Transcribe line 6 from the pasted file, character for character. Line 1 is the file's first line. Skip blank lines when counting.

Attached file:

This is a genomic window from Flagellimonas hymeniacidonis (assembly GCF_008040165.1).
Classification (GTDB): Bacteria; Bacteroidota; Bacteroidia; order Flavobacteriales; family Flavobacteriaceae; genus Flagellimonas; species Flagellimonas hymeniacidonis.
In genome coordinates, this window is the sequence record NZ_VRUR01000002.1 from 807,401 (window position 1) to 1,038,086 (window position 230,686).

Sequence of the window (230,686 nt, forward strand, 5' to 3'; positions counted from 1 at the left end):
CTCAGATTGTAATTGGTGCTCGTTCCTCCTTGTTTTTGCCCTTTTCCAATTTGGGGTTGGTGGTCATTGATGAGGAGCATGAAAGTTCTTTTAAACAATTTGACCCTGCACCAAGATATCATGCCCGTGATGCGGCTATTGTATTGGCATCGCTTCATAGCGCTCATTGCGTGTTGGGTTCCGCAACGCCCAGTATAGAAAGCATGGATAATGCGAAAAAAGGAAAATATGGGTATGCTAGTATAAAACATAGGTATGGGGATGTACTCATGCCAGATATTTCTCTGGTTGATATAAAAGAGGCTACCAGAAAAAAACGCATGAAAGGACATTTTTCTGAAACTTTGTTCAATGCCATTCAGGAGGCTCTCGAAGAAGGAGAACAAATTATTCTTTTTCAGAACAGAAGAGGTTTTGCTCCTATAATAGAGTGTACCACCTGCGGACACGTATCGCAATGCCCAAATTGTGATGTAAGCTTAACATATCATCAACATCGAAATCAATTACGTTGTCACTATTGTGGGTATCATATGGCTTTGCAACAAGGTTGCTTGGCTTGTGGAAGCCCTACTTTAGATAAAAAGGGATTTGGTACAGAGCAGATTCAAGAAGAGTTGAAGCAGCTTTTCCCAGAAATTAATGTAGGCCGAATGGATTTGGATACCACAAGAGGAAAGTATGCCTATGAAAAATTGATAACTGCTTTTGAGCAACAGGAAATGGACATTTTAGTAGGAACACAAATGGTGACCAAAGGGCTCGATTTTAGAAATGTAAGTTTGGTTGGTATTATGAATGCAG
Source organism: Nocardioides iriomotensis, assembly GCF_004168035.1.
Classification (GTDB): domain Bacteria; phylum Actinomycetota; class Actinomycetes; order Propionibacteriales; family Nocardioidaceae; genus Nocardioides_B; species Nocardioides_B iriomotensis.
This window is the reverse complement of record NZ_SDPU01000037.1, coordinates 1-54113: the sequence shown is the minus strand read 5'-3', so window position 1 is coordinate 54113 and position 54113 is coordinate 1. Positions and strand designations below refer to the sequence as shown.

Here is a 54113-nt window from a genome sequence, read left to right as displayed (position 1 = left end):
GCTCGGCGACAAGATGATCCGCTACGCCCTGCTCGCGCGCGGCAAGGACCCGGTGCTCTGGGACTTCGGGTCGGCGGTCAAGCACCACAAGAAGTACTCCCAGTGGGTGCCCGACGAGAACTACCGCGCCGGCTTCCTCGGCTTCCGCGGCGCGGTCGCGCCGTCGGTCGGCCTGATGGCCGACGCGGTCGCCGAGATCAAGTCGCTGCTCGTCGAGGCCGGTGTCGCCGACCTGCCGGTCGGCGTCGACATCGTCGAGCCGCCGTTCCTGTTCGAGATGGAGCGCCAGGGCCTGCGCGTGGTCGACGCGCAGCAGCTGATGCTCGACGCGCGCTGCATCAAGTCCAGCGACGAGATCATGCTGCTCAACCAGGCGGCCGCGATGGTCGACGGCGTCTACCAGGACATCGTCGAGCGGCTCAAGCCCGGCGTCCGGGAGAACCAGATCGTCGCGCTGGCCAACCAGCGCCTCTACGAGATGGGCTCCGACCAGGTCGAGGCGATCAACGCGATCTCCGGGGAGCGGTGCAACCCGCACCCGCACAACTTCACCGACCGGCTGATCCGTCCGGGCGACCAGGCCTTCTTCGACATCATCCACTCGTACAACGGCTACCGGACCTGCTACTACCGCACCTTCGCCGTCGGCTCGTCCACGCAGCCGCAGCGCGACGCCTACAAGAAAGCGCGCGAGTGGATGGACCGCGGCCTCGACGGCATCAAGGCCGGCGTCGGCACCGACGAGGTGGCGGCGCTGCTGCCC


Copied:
Source organism: Nocardioides iriomotensis, assembly GCF_004168035.1.